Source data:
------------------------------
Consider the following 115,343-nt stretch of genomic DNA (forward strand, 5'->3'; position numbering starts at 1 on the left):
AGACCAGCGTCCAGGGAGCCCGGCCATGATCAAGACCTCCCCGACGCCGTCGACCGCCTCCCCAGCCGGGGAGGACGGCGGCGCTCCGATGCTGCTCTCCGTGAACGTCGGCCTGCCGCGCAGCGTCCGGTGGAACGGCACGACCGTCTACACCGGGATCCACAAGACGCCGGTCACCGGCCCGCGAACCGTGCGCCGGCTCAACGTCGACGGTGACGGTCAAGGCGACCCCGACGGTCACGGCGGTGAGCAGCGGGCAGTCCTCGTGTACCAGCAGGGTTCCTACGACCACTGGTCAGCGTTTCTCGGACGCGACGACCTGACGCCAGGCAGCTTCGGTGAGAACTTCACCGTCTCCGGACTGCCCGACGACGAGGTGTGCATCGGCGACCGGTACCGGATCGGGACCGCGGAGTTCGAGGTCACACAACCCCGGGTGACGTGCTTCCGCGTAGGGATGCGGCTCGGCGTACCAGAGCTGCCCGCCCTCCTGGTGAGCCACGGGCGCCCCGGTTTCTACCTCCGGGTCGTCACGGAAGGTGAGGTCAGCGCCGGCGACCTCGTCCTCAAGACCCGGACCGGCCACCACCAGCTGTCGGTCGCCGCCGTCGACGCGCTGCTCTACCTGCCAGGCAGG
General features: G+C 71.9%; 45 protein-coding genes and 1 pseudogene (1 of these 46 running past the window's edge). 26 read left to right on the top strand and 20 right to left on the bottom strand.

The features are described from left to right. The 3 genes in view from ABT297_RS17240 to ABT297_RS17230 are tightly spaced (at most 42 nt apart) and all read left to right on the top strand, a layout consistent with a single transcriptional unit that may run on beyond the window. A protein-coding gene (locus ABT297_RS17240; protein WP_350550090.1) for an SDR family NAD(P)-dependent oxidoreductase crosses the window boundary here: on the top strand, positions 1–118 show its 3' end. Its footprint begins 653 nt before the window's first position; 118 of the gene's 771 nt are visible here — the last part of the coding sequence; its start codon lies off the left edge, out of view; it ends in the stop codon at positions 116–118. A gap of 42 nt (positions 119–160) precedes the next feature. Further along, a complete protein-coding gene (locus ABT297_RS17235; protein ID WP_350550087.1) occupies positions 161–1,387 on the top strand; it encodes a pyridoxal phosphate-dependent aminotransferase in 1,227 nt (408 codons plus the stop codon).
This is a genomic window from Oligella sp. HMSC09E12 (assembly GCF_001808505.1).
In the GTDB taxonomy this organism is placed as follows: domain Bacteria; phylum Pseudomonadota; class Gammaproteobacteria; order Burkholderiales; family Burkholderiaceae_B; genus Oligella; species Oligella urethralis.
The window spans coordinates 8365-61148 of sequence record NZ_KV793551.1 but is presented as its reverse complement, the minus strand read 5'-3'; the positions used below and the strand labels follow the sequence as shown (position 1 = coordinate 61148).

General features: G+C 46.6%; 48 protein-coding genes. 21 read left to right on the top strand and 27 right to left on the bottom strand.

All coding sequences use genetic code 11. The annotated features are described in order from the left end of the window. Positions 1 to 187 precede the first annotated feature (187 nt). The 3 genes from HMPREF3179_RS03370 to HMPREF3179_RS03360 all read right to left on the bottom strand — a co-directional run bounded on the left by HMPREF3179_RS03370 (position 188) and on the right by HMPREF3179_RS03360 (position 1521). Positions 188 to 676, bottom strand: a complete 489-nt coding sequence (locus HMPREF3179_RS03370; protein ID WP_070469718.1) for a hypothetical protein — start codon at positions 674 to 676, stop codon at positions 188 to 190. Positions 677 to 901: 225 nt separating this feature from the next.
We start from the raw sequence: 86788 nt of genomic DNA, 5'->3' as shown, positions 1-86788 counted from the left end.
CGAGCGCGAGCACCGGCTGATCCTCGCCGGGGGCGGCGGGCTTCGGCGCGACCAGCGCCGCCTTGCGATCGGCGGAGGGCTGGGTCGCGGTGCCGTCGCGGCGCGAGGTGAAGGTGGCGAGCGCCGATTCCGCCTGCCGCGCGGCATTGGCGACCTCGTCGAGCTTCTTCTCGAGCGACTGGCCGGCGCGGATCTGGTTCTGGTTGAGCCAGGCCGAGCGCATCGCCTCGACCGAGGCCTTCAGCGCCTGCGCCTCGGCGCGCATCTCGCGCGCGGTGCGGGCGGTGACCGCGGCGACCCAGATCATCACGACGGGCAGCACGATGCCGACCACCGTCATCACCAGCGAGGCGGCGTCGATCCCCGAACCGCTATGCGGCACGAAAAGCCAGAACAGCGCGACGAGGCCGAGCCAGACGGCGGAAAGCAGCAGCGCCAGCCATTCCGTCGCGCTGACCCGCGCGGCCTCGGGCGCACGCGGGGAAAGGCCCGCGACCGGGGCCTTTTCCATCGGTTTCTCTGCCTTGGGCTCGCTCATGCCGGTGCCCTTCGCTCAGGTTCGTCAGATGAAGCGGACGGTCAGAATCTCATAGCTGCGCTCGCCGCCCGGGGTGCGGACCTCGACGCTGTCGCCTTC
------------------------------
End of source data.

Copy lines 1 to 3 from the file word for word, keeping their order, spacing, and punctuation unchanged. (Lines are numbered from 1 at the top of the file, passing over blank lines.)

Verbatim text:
Consider the following 115,343-nt stretch of genomic DNA (forward strand, 5'->3'; position numbering starts at 1 on the left):
AGACCAGCGTCCAGGGAGCCCGGCCATGATCAAGACCTCCCCGACGCCGTCGACCGCCTCCCCAGCCGGGGAGGACGGCGGCGCTCCGATGCTGCTCTCCGTGAACGTCGGCCTGCCGCGCAGCGTCCGGTGGAACGGCACGACCGTCTACACCGGGATCCACAAGACGCCGGTCACCGGCCCGCGAACCGTGCGCCGGCTCAACGTCGACGGTGACGGTCAAGGCGACCCCGACGGTCACGGCGGTGAGCAGCGGGCAGTCCTCGTGTACCAGCAGGGTTCCTACGACCACTGGTCAGCGTTTCTCGGACGCGACGACCTGACGCCAGGCAGCTTCGGTGAGAACTTCACCGTCTCCGGACTGCCCGACGACGAGGTGTGCATCGGCGACCGGTACCGGATCGGGACCGCGGAGTTCGAGGTCACACAACCCCGGGTGACGTGCTTCCGCGTAGGGATGCGGCTCGGCGTACCAGAGCTGCCCGCCCTCCTGGTGAGCCACGGGCGCCCCGGTTTCTACCTCCGGGTCGTCACGGAAGGTGAGGTCAGCGCCGGCGACCTCGTCCTCAAGACCCGGACCGGCCACCACCAGCTGTCGGTCGCCGCCGTCGACGCGCTGCTCTACCTGCCAGGCAGG
General features: G+C 71.9%; 45 protein-coding genes and 1 pseudogene (1 of these 46 running past the window's edge). 26 read left to right on the top strand and 20 right to left on the bottom strand.